No. 2016 IL App (1st) 141448  People v. Jackson  Filed 9-21-16 (MGB)


Defendant, who was age 17 at the time of the offense, was sentenced to a term of 21 years on the offense of Armed Robbery ( including a 15 year enhancement for the commission of the offense with a firearm), and six years for aggravated battery with a firearm, sentences to run concurrent.. Here, the evidence was sufficient for the trial court to find defendant possessed a firearm. Kimbrough unequivocally testified that when defendant and codefendant approached him from behind, Kimbrough “felt the long piece of a gun” in his back and was told, “Don’t turn around, keep walking.” While defendant did not verbally threaten to shoot or kill Kimbrough, the trial court could find that defendant implicitly threatened him. More importantly, Kimbrough testified that when he turned around to face defendant, “the handle of the gun hit [him] in the eye.” See Wright, 2015 IL App (1st) 123496, ¶¶ 75-76 (rejecting the defendant’s argument that because the witnesses only viewed the handle of the firearm, their testimony was insufficient to show the item was a firearm). Kimbrough’s unequivocal testimony identifying the object did not reflect speculation or conjecture. Cf. People v. Laubscher, 183 Ill. No. 1-14-1448 7 2d 330, 335-36 (1998) (observing that “conjecture and speculation” are insufficient); People v. Ross, 229 Ill. 2d 255, 277 (2008) (rejecting the subjective approach to determining whether a weapon was “dangerous” under the prior version of the armed robbery statute). Moreover, Kimbrough’s identification of the part of the firearm that hit him indicates that he had sufficient opportunity to observe it. Although the trial court could have found that Kimbrough lacked sufficient time to identify the object, the court was not required to make that finding.  

2 Appellate Cases Posted 9-20-16

1. Dissolution of Marriage: Pensions:  Affirmed: Trial Court correctly denied Motion to Reconsider the denial of former wife's Motion to recalculate her benefits from ex-husband's  Federal Civil Service Retirement System, where Judgment was unambiguous in awarding a 50% share of the Pension accrued from the date of marriage to the date of dissolution. As such, In Re Marriage of Hunt formula did not apply, and the Federal Office of Personal Management correctly determined that the calculation made was based on the gross benefits that would have been payable on the date of Judgment rather than the gross benefits payable on his date of retirement had the Hunt  formula applied.  Pierce, J.

No. 2016 IL App (1st) 143681  In re Marriage of Sanders  Filed 9-20-16 (MGB)


Wife filed this petition in the circuit court alleging that the underlying 1996 supplemental judgment awarding her a portion of William’s pension was ambiguous because it did not state the exact amount of William’s accrued pension on the date of dissolution. Because of this alleged ambiguity she suggests that the proper means of calculating her pension benefits is the Hunt formula (In re Marriage of Hunt, 78 Ill. App. 3d 653 (1979)). We disagree. The Hunt formula is used where the underlying dissolution order was “silent” as to the method of dividing the pension. See In re Marriage of Kehoe, 2012 IL App (1st) 110644, ¶¶ 22-24. The 1996 order is not silent on how to calculate Stella’s share of William’s pension that accrued during the marriage. The parties agreed at the time of the entry of the 1996 order that “the exact amount of William’s accrued pension” at the date of dissolution was to be determined on the date of retirement and “payment of said benefit [would] commence when the pension goes into pay status.” .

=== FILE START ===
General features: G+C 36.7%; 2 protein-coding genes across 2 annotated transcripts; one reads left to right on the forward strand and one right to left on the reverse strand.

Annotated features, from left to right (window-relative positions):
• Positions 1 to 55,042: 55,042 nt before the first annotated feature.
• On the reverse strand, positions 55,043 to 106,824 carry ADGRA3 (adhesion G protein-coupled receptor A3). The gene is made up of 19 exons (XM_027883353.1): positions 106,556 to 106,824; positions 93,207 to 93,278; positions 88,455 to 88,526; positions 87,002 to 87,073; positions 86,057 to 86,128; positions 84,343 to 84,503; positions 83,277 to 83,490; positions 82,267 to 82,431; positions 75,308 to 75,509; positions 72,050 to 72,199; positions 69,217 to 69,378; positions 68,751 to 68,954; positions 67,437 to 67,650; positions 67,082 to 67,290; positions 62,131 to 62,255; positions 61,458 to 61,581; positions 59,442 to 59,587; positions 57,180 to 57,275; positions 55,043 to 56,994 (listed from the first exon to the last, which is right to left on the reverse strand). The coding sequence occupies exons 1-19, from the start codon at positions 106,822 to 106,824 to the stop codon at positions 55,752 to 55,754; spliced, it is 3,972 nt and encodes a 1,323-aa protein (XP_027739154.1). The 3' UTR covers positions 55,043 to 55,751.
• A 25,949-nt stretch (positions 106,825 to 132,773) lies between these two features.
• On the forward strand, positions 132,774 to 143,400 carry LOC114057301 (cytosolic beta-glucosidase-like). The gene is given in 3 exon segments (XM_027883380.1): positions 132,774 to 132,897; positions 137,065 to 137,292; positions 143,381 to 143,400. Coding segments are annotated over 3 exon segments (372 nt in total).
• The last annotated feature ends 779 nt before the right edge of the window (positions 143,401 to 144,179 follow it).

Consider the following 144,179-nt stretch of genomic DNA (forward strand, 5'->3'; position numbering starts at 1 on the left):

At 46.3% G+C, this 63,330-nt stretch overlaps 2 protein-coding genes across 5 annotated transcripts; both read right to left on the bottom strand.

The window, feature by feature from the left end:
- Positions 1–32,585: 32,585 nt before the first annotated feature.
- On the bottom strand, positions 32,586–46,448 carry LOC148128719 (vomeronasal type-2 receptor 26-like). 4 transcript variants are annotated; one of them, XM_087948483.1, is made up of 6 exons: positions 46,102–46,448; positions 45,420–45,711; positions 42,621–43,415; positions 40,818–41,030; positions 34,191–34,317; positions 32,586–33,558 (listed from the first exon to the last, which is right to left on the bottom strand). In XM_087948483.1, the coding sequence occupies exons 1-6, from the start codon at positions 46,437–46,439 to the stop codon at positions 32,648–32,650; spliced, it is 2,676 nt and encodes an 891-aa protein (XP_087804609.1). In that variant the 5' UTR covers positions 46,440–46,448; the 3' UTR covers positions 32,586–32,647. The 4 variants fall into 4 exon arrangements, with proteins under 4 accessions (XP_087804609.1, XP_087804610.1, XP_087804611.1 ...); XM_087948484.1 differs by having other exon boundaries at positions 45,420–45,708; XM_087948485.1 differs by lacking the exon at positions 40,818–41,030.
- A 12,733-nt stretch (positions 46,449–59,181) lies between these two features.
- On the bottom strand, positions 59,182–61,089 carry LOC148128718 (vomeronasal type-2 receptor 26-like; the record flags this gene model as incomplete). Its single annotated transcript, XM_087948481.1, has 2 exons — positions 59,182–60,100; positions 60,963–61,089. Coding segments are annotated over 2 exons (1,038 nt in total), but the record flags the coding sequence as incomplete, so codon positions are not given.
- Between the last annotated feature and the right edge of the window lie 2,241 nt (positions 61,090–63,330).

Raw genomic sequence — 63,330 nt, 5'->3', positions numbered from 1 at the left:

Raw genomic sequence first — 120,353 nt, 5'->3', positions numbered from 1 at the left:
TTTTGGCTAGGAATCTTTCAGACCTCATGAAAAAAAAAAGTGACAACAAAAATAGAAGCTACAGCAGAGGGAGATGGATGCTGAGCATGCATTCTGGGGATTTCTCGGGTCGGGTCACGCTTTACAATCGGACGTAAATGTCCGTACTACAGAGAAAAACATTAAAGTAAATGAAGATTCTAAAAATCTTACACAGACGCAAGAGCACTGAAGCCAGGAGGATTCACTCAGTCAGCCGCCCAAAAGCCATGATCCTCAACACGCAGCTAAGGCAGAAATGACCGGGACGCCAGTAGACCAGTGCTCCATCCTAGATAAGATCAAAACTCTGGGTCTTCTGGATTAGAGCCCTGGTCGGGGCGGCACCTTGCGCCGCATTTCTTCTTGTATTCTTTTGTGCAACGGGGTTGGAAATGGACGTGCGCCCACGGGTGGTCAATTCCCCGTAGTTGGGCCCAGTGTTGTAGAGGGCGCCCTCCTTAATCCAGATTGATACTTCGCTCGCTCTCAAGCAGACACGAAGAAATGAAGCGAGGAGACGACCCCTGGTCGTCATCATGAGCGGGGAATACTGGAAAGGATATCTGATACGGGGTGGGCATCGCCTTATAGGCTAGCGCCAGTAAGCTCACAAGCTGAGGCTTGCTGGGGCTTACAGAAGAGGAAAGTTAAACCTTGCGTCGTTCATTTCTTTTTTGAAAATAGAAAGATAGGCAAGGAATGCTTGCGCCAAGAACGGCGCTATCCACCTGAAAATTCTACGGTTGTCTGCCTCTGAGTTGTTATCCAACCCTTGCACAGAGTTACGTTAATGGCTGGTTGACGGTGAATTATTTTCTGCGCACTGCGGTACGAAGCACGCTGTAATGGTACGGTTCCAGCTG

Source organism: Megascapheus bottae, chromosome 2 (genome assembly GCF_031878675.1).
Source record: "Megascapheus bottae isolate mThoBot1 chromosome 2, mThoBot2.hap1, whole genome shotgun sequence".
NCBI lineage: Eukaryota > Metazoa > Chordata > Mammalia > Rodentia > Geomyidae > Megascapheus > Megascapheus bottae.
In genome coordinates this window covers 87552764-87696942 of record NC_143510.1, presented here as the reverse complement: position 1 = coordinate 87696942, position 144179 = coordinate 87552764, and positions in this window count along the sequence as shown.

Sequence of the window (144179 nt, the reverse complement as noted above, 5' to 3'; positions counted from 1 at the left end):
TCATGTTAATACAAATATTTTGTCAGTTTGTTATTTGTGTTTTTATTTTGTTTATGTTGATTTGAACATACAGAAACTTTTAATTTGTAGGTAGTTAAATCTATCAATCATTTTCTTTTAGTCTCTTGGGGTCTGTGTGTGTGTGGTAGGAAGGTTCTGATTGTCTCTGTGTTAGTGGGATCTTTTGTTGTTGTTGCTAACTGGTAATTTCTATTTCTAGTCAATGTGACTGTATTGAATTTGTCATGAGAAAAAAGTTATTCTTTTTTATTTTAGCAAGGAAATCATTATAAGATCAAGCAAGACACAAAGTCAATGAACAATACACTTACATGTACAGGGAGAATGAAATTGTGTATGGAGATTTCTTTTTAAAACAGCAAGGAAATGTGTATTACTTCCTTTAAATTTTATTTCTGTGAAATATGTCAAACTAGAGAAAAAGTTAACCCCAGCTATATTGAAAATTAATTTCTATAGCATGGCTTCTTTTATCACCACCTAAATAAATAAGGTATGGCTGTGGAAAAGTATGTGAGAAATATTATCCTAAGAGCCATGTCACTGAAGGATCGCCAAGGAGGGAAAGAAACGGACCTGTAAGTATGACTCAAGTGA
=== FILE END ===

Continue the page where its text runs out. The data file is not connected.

2. Criminal Law: Waiver of Right to Counsel:  Affirmed and Remanded for new sentencing hearing:   Trial Court substantially complied with Supreme Court Rule 401(a), and Defendant clearly and unambiguously waive his right to counsel at the trial phase. However, Trial Court did not substantially comply with Rule 401(a) at the sentencing phase as conceded by the State, where Defendant requested counsel for post trial matters, counsel was appointed and later discharged.    Hyman, J.

No. 2016 IL App (1st) 131198  People v. Washington  Filed 9-20-16 (MGB)


We affirm Washington’s convictions but remand for a new sentencing hearing. The trial court properly admonished Washington before trial when he discharged his attorney and proceeded pro se. The trial court appointed a new assistant public defender to represent Washington on posttrial motions, but Washington discharged him. We find the requirements of Rule 401(a) were substantially met and Washington knowingly and intelligently waived his right to an attorney at trial. In addition, the record supports the trial court’s finding that Washington was fit for trial. But, we reverse and remand for resentencing as the “continuing waiver” rule did not apply. Washington requested and received posttrial counsel, and the trial court did not substantially comply with the requirements of Rule 401(a) before accepting Washington’s waiver of his right to counsel for the sentencing hearing

1 Appellate Case Posted 9-19-16

1. Volunteer Emergency Worker Job Protection Act: Affirmed: In action where plaintiff volunteer firefighter claimed that he was fired from his regular empployment in retaliation for being tardy as a result of volunteer firefighter duties, as plaintiff received from his firefighter duties income in excess of $240 (and thus beyond the "monetary incentives" in the Job Protection Act), plaintiff had received "monetary compensation" from his firefighter duties and was thus not protected under the terms of the Act, and the trial court properly granted summary judgment to plaintiff's employer. McDade, J.